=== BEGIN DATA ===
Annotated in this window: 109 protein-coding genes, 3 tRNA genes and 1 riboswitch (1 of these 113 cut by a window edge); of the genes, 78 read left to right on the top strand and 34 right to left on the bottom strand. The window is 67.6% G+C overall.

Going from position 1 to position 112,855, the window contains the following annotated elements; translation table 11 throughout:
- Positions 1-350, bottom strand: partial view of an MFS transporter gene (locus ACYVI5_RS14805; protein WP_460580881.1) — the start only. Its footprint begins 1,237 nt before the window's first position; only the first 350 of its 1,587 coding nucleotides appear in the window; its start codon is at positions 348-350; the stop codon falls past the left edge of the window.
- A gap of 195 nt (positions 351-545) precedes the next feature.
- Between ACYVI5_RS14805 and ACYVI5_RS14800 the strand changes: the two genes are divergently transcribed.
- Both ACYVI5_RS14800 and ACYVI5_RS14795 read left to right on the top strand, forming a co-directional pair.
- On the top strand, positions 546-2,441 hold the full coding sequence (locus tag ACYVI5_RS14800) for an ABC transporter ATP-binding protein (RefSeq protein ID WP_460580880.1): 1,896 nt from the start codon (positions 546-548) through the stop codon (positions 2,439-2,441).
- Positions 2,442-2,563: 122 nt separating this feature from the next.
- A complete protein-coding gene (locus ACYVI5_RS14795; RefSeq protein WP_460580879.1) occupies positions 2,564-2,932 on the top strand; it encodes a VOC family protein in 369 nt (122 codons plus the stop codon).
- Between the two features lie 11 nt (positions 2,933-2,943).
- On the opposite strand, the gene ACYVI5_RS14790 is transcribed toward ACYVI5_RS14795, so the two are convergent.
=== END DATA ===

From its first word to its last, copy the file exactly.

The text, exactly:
Annotated in this window: 109 protein-coding genes, 3 tRNA genes and 1 riboswitch (1 of these 113 cut by a window edge); of the genes, 78 read left to right on the top strand and 34 right to left on the bottom strand. The window is 67.6% G+C overall.

Going from position 1 to position 112,855, the window contains the following annotated elements; translation table 11 throughout:
- Positions 1-350, bottom strand: partial view of an MFS transporter gene (locus ACYVI5_RS14805; protein WP_460580881.1) — the start only. Its footprint begins 1,237 nt before the window's first position; only the first 350 of its 1,587 coding nucleotides appear in the window; its start codon is at positions 348-350; the stop codon falls past the left edge of the window.
- A gap of 195 nt (positions 351-545) precedes the next feature.
- Between ACYVI5_RS14805 and ACYVI5_RS14800 the strand changes: the two genes are divergently transcribed.
- Both ACYVI5_RS14800 and ACYVI5_RS14795 read left to right on the top strand, forming a co-directional pair.
- On the top strand, positions 546-2,441 hold the full coding sequence (locus tag ACYVI5_RS14800) for an ABC transporter ATP-binding protein (RefSeq protein ID WP_460580880.1): 1,896 nt from the start codon (positions 546-548) through the stop codon (positions 2,439-2,441).
- Positions 2,442-2,563: 122 nt separating this feature from the next.
- A complete protein-coding gene (locus ACYVI5_RS14795; RefSeq protein WP_460580879.1) occupies positions 2,564-2,932 on the top strand; it encodes a VOC family protein in 369 nt (122 codons plus the stop codon).
- Between the two features lie 11 nt (positions 2,933-2,943).
- On the opposite strand, the gene ACYVI5_RS14790 is transcribed toward ACYVI5_RS14795, so the two are convergent.